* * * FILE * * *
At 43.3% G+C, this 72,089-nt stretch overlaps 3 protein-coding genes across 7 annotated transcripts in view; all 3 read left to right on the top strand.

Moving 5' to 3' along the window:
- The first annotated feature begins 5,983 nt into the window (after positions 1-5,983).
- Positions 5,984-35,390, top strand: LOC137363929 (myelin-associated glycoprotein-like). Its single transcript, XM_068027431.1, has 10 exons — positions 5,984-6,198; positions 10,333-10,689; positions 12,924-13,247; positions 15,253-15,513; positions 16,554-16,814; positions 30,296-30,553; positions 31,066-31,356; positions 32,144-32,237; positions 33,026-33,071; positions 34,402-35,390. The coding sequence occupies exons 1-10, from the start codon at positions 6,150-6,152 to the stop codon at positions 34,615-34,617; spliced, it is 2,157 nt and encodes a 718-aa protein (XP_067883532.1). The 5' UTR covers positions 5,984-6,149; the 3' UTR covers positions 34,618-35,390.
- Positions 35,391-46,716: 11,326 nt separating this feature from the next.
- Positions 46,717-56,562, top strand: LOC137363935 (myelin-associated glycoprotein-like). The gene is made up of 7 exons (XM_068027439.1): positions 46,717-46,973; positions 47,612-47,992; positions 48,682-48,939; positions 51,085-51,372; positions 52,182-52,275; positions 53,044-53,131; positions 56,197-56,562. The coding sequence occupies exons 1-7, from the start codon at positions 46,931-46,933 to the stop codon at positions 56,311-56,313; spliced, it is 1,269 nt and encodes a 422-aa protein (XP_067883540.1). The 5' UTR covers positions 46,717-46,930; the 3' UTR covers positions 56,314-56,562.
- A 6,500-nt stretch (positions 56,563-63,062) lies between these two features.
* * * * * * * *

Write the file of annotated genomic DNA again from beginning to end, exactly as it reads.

At 43.3% G+C, this 72,089-nt stretch overlaps 3 protein-coding genes across 7 annotated transcripts in view; all 3 read left to right on the top strand.

Moving 5' to 3' along the window:
- The first annotated feature begins 5,983 nt into the window (after positions 1-5,983).
- Positions 5,984-35,390, top strand: LOC137363929 (myelin-associated glycoprotein-like). Its single transcript, XM_068027431.1, has 10 exons — positions 5,984-6,198; positions 10,333-10,689; positions 12,924-13,247; positions 15,253-15,513; positions 16,554-16,814; positions 30,296-30,553; positions 31,066-31,356; positions 32,144-32,237; positions 33,026-33,071; positions 34,402-35,390. The coding sequence occupies exons 1-10, from the start codon at positions 6,150-6,152 to the stop codon at positions 34,615-34,617; spliced, it is 2,157 nt and encodes a 718-aa protein (XP_067883532.1). The 5' UTR covers positions 5,984-6,149; the 3' UTR covers positions 34,618-35,390.
- Positions 35,391-46,716: 11,326 nt separating this feature from the next.
- Positions 46,717-56,562, top strand: LOC137363935 (myelin-associated glycoprotein-like). The gene is made up of 7 exons (XM_068027439.1): positions 46,717-46,973; positions 47,612-47,992; positions 48,682-48,939; positions 51,085-51,372; positions 52,182-52,275; positions 53,044-53,131; positions 56,197-56,562. The coding sequence occupies exons 1-7, from the start codon at positions 46,931-46,933 to the stop codon at positions 56,311-56,313; spliced, it is 1,269 nt and encodes a 422-aa protein (XP_067883540.1). The 5' UTR covers positions 46,717-46,930; the 3' UTR covers positions 56,314-56,562.
- A 6,500-nt stretch (positions 56,563-63,062) lies between these two features.